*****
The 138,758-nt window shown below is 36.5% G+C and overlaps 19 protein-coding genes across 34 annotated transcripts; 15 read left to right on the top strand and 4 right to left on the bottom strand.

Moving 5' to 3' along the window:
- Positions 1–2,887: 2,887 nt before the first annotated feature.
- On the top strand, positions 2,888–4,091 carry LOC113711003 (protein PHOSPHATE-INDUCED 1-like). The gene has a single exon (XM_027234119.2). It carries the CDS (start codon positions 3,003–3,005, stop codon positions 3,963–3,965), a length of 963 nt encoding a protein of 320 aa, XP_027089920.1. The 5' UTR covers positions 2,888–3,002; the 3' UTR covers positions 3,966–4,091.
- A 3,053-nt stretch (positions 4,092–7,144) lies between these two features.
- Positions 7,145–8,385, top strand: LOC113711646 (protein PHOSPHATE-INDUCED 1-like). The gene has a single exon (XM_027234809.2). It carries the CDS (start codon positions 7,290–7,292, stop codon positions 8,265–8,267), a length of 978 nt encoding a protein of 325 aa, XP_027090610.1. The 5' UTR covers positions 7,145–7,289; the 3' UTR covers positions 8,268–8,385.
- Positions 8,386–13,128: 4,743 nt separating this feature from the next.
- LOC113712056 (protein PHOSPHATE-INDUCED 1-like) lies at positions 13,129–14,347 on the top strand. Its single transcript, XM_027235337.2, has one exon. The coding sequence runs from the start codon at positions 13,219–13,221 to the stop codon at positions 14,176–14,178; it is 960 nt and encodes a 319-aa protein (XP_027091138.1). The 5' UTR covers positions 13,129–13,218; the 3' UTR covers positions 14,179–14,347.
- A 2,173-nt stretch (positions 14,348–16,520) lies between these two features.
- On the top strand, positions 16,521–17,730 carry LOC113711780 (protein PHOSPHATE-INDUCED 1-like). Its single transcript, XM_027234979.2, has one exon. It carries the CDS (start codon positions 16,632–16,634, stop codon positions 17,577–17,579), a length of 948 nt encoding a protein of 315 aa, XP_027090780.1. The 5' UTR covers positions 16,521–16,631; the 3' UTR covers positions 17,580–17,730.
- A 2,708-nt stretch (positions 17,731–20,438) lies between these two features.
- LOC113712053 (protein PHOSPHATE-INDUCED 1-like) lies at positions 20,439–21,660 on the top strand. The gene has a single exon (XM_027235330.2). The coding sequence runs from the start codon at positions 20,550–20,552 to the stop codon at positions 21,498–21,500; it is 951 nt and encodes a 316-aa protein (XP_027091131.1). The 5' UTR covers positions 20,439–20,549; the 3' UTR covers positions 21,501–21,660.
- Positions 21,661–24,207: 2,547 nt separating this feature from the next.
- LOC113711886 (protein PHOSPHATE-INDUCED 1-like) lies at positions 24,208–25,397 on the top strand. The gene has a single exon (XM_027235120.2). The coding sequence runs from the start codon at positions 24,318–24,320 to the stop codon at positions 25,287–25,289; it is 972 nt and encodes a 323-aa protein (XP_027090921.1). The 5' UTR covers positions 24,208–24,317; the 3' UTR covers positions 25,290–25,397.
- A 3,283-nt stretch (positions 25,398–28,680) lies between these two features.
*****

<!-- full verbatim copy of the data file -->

The 138,758-nt window shown below is 36.5% G+C and overlaps 19 protein-coding genes across 34 annotated transcripts; 15 read left to right on the top strand and 4 right to left on the bottom strand.

Moving 5' to 3' along the window:
- Positions 1–2,887: 2,887 nt before the first annotated feature.
- On the top strand, positions 2,888–4,091 carry LOC113711003 (protein PHOSPHATE-INDUCED 1-like). The gene has a single exon (XM_027234119.2). It carries the CDS (start codon positions 3,003–3,005, stop codon positions 3,963–3,965), a length of 963 nt encoding a protein of 320 aa, XP_027089920.1. The 5' UTR covers positions 2,888–3,002; the 3' UTR covers positions 3,966–4,091.
- A 3,053-nt stretch (positions 4,092–7,144) lies between these two features.
- Positions 7,145–8,385, top strand: LOC113711646 (protein PHOSPHATE-INDUCED 1-like). The gene has a single exon (XM_027234809.2). It carries the CDS (start codon positions 7,290–7,292, stop codon positions 8,265–8,267), a length of 978 nt encoding a protein of 325 aa, XP_027090610.1. The 5' UTR covers positions 7,145–7,289; the 3' UTR covers positions 8,268–8,385.
- Positions 8,386–13,128: 4,743 nt separating this feature from the next.
- LOC113712056 (protein PHOSPHATE-INDUCED 1-like) lies at positions 13,129–14,347 on the top strand. Its single transcript, XM_027235337.2, has one exon. The coding sequence runs from the start codon at positions 13,219–13,221 to the stop codon at positions 14,176–14,178; it is 960 nt and encodes a 319-aa protein (XP_027091138.1). The 5' UTR covers positions 13,129–13,218; the 3' UTR covers positions 14,179–14,347.
- A 2,173-nt stretch (positions 14,348–16,520) lies between these two features.
- On the top strand, positions 16,521–17,730 carry LOC113711780 (protein PHOSPHATE-INDUCED 1-like). Its single transcript, XM_027234979.2, has one exon. It carries the CDS (start codon positions 16,632–16,634, stop codon positions 17,577–17,579), a length of 948 nt encoding a protein of 315 aa, XP_027090780.1. The 5' UTR covers positions 16,521–16,631; the 3' UTR covers positions 17,580–17,730.
- A 2,708-nt stretch (positions 17,731–20,438) lies between these two features.
- LOC113712053 (protein PHOSPHATE-INDUCED 1-like) lies at positions 20,439–21,660 on the top strand. The gene has a single exon (XM_027235330.2). The coding sequence runs from the start codon at positions 20,550–20,552 to the stop codon at positions 21,498–21,500; it is 951 nt and encodes a 316-aa protein (XP_027091131.1). The 5' UTR covers positions 20,439–20,549; the 3' UTR covers positions 21,501–21,660.
- Positions 21,661–24,207: 2,547 nt separating this feature from the next.
- LOC113711886 (protein PHOSPHATE-INDUCED 1-like) lies at positions 24,208–25,397 on the top strand. The gene has a single exon (XM_027235120.2). The coding sequence runs from the start codon at positions 24,318–24,320 to the stop codon at positions 25,287–25,289; it is 972 nt and encodes a 323-aa protein (XP_027090921.1). The 5' UTR covers positions 24,208–24,317; the 3' UTR covers positions 25,290–25,397.
- A 3,283-nt stretch (positions 25,398–28,680) lies between these two features.